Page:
0
Correspondence |

Duration of Warfarin in Pulmonary Embolism FREE TO VIEW

Andrew Miller, MD, FCCP; Ian Campbell, MD; Tony Fennerty, MD
Author and Funding Information

Affiliations: British Thoracic Society, London, UK,  University of Oklahoma Health Sciences Center, Oklahoma City, OK,  University of Amsterdam, Amsterdam, the Netherlands

Correspondence to: Andrew Miller, MD, FCCP, Mayday University Hospital, Croydon Chest Clinic CR7 74E, UK; e-mail: andrew.miller@mayday.nhs.uk



Chest. 2006;130(1):299-300. doi:10.1378/chest.130.1.299
Text Size: A A A
Published online

To the Editor:

Like numerous physicians, we always look forward to seeing the latest American College of Chest Physicians guidelines on antithrombotic therapy, and the latest (Seventh) edition is of the same superb quality as its predecessors. For several years,1 the British Thoracic Society has advised that 3 months of therapy is sufficient for the first episode of pulmonary embolism, including idiopathic cases, whereas our North American colleagues have interpreted the same available data to conclude that the traditional 6-month approach is preferable. This difference of opinion partly arose because, until recently, the only relevant studies included a high proportion of patients with deep vein thrombosis alone.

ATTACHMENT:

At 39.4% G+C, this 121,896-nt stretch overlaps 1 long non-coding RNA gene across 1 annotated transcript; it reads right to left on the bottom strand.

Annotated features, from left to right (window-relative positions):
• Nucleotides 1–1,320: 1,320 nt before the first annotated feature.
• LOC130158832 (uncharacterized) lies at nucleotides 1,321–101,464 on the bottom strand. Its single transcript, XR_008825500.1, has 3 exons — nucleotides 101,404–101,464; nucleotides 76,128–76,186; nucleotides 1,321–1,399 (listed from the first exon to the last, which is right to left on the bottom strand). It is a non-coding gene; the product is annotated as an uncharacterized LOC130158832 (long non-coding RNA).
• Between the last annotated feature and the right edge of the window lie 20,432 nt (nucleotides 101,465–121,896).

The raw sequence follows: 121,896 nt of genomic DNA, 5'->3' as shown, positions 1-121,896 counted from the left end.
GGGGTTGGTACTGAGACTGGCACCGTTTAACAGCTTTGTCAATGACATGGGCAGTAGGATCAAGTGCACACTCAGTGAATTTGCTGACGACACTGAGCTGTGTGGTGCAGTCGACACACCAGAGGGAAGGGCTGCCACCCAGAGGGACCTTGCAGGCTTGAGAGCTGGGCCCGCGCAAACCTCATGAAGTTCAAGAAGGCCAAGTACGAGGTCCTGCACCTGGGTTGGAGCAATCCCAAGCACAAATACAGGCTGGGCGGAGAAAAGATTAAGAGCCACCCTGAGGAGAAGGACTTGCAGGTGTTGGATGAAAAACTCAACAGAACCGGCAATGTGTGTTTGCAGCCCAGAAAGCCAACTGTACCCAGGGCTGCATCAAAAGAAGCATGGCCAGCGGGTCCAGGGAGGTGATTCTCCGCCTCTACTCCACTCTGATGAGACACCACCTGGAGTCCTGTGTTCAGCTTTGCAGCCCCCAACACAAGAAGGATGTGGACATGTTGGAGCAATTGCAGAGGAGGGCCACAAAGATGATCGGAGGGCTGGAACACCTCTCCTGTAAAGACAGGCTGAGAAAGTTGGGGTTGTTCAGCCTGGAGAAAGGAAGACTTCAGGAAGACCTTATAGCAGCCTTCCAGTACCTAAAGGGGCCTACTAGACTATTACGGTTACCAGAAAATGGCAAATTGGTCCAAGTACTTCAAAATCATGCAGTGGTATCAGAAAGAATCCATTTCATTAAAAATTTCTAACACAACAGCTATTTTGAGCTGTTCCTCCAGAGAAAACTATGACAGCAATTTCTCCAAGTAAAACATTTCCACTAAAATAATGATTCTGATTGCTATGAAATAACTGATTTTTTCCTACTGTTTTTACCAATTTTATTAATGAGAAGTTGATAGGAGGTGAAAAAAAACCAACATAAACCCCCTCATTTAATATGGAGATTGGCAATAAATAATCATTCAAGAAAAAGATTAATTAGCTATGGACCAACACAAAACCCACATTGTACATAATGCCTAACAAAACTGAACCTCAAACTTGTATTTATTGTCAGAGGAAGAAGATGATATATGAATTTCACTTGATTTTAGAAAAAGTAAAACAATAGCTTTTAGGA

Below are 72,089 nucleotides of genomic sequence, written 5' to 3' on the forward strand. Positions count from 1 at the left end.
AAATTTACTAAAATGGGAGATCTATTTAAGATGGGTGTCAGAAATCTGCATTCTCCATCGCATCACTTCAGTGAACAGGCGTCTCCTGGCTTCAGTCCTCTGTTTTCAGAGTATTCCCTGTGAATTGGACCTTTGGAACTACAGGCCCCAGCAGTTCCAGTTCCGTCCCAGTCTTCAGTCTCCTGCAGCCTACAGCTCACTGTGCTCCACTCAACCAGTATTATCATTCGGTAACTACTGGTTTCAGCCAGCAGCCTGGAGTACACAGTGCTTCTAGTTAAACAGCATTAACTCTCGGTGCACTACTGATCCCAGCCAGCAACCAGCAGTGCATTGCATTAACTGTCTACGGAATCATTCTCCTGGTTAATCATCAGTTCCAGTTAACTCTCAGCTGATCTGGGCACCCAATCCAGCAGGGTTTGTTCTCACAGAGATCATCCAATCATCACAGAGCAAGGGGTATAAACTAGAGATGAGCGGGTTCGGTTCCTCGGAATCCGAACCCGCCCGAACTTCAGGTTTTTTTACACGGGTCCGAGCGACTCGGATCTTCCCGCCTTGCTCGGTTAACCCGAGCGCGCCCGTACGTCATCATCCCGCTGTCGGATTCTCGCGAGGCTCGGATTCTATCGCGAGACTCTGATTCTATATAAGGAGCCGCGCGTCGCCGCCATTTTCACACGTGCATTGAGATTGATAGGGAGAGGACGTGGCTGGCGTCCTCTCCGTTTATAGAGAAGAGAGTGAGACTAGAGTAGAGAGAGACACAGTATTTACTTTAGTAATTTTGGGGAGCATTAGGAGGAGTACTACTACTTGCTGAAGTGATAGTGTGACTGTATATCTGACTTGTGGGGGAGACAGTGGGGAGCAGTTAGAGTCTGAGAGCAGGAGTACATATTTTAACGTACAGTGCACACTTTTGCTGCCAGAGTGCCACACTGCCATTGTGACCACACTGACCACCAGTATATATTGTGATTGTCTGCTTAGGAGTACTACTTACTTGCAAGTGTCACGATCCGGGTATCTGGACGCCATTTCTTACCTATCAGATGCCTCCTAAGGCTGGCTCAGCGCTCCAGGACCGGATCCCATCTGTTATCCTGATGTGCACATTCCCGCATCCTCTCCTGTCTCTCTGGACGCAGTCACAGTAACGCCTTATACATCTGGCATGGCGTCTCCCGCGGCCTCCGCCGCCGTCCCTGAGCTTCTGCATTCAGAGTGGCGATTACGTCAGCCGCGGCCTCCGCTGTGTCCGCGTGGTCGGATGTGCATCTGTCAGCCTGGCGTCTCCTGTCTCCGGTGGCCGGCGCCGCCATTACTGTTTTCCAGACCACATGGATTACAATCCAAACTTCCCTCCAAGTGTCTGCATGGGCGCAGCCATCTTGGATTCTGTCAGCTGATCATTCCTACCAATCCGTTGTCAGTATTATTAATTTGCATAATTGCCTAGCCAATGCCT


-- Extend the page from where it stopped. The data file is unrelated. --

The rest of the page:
As members of the British Thoracic Society working party who recently updated our guidelines,2we understood that the issue had been resolved by an excellent large multicenter study3that only recruited patients with a first episode of proven clinical pulmonary embolism, and showed that continuing warfarin beyond 3 months merely deferred proven recurrence, both in idiopathic cases and in patients with a temporary risk factor (interestingly, the same group4 had previously reached similar conclusions in deep vein thrombosis). The interpretation of this is that in such cases there are only two logical alternatives: (1) stop at 3 months, but review in the event of a proven recurrence; or (2) use lifelong treatment, but review in the event of a significant iatrogenic bleed.